A montage of Jewish sounds— vocal as well as instrumental, sacred as well as secular, traditional as well as contemporary, and authored or performed by Jews as well as non-Jews— mapped to their geographic origins. Click on a place and listen to an eclectic ensemble spanning more than 20 countries, myriad languages and dialects (sometimes within a single video clip), and diverse eras of composition as well as performance.
What makes sounds Jewish? What does it means that someone or some melody or some accent “sounds” Jewish? For a spell, to “sound” Jewish meant that you had a Yiddish accent, or, at least, that you hailed from Brooklyn. But now? Where does that leave Israelis? Or Mizrachi Jews? Or the ba’alei teshuvah, who adopt Yeshiva-driven Yiddish as adults?
Marion S. Jacobson
The secrets, the music and the magic — based on inscriptions found on Babylonian Jewish incantation bowls from Late Antiquity — are part of Jewlia Eisenberg’s latest undertaking, the Bowls Project, a song cycle and an ongoing performance art installation recently presented at the Yerba Buena Cultural Center sculpture court. Part of John Zorn’s coterie of avant-garde Jewish musicians and composers and a five-time recording artist on his redoubtable Tzadik label, Eisenberg has made her most significant contribution yet to radical Jewish culture. But what does that mean, exactly, and how does her (or any other musician’s) work express radical Jewish aesthetics?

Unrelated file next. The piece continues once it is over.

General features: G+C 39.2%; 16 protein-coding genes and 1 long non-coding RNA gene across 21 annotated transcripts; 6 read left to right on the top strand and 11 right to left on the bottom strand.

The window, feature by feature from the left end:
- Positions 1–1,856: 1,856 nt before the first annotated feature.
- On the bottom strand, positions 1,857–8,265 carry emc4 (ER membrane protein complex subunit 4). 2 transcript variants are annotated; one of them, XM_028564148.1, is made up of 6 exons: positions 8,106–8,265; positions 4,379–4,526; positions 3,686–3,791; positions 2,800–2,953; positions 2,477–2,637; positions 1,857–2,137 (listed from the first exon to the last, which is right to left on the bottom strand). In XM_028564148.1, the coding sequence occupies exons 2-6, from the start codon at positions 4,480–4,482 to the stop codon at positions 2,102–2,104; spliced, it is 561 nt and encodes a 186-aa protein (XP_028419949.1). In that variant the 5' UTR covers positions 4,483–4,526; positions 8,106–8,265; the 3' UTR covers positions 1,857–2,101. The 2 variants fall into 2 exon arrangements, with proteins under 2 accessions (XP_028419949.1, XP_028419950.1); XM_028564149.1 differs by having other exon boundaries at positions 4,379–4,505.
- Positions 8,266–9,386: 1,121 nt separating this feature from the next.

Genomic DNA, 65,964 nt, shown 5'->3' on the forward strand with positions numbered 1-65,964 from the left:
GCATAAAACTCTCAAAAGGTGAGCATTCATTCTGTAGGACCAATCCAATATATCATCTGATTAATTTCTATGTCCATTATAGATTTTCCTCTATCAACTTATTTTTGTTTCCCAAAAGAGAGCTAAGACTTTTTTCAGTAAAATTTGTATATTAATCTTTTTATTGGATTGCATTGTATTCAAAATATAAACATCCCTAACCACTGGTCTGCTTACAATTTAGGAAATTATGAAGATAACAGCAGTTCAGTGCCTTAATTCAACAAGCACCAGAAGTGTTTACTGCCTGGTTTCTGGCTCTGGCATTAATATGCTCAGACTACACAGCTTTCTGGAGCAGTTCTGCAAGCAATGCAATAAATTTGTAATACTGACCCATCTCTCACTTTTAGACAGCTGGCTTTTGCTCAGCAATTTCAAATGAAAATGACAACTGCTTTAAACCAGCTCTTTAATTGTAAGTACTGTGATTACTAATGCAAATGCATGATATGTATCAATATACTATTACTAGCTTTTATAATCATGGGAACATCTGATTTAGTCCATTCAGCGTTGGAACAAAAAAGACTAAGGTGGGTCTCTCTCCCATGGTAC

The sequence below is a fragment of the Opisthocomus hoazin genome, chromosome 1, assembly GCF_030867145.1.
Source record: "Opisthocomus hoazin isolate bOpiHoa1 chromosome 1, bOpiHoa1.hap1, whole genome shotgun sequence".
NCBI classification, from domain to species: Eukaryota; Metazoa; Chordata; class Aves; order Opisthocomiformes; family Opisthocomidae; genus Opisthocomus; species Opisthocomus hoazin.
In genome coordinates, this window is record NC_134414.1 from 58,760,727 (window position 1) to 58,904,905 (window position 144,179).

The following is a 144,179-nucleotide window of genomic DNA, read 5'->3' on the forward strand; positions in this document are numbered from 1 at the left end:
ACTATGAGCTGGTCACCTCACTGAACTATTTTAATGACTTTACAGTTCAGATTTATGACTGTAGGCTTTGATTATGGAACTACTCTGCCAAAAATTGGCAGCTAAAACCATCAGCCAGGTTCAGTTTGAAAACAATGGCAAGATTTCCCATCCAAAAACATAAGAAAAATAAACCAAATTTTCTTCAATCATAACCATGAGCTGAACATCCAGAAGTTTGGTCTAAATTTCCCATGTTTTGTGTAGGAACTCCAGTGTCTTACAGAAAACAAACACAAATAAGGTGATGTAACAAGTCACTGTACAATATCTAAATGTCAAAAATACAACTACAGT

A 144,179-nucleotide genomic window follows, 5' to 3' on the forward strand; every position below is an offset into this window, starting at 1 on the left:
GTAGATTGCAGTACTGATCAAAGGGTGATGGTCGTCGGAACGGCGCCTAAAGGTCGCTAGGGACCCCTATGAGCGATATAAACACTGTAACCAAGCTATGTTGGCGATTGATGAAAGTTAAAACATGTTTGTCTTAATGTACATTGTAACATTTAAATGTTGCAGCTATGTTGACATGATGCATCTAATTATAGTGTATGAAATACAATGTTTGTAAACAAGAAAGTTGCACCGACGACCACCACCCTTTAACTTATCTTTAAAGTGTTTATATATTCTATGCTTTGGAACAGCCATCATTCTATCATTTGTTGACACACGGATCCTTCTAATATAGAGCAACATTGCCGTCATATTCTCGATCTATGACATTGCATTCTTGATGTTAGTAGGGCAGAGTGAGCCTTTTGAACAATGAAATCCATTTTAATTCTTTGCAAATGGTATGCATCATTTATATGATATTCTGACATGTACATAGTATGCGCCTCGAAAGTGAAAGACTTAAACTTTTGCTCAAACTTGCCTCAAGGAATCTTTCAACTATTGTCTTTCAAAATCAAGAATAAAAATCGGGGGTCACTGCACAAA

Sarah Bunin Benor
When non-observant Jews become Orthodox, or ba’alei teshuva (BTs), they take on the rules and prohibitions of halachah. But they also find themselves in the midst of a whole new culture involving matchmakers, homemade brisket and farfel, and Yiddish-inflected grammar.
Robert Rubin Jews support progressive immigration policies, but not just because we are admonished in Leviticus and Exodus to respect the stranger. Yes, as Rabbi Bonnie Koppell argued recently on this page, views on immigration can be visceral and “public policy must be based on more than what our hearts tell us.” But sound legal,
1. What are the sounds you associate with “Jewish” — and why?
2. What makes music Jewish — the singer/songwriter, lyrics, impulses, context?
3. Why is so much of Jewish music in a minor key?
4. What is the relationship between listening and hearing?